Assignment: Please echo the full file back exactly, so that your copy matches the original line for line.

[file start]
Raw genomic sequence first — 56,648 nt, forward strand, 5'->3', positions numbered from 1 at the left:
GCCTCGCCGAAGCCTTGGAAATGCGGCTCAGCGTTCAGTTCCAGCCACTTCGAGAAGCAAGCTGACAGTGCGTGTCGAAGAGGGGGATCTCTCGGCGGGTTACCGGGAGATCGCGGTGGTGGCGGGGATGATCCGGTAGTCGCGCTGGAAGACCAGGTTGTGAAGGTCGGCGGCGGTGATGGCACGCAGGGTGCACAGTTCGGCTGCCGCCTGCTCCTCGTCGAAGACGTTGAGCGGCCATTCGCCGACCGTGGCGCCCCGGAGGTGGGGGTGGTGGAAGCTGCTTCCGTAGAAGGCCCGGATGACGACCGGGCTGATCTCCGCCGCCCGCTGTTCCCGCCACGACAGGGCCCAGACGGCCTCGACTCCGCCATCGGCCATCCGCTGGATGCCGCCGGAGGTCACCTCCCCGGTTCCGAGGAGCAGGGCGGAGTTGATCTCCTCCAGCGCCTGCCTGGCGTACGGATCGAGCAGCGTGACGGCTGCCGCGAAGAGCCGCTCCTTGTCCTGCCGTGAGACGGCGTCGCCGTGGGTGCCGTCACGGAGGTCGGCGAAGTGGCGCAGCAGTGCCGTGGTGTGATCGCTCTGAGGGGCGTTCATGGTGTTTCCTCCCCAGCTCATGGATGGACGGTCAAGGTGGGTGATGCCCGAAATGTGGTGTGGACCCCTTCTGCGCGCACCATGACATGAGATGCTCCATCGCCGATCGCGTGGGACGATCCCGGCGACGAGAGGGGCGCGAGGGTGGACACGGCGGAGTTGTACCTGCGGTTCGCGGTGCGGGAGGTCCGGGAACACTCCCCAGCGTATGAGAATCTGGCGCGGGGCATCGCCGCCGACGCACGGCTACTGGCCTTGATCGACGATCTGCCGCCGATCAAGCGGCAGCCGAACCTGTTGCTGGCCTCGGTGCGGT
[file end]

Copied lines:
Raw genomic sequence first — 56,648 nt, forward strand, 5'->3', positions numbered from 1 at the left:
GCCTCGCCGAAGCCTTGGAAATGCGGCTCAGCGTTCAGTTCCAGCCACTTCGAGAAGCAAGCTGACAGTGCGTGTCGAAGAGGGGGATCTCTCGGCGGGTTACCGGGAGATCGCGGTGGTGGCGGGGATGATCCGGTAGTCGCGCTGGAAGACCAGGTTGTGAAGGTCGGCGGCGGTGATGGCACGCAGGGTGCACAGTTCGGCTGCCGCCTGCTCCTCGTCGAAGACGTTGAGCGGCCATTCGCCGACCGTGGCGCCCCGGAGGTGGGGGTGGTGGAAGCTGCTTCCGTAGAAGGCCCGGATGACGACCGGGCTGATCTCCGCCGCCCGCTGTTCCCGCCACGACAGGGCCCAGACGGCCTCGACTCCGCCATCGGCCATCCGCTGGATGCCGCCGGAGGTCACCTCCCCGGTTCCGAGGAGCAGGGCGGAGTTGATCTCCTCCAGCGCCTGCCTGGCGTACGGATCGAGCAGCGTGACGGCTGCCGCGAAGAGCCGCTCCTTGTCCTGCCGTGAGACGGCGTCGCCGTGGGTGCCGTCACGGAGGTCGGCGAAGTGGCGCAGCAGTGCCGTGGTGTGATCGCTCTGAGGGGCGTTCATGGTGTTTCCTCCCCAGCTCATGGATGGACGGTCAAGGTGGGTGATGCCCGAAATGTGGTGTGGACCCCTTCTGCGCGCACCATGACATGAGATGCTCCATCGCCGATCGCGTGGGACGATCCCGGCGACGAGAGGGGCGCGAGGGTGGACACGGCGGAGTTGTACCTGCGGTTCGCGGTGCGGGAGGTCCGGGAACACTCCCCAGCGTATGAGAATCTGGCGCGGGGCATCGCCGCCGACGCACGGCTACTGGCCTTGATCGACGATCTGCCGCCGATCAAGCGGCAGCCGAACCTGTTGCTGGCCTCGGTGCGGT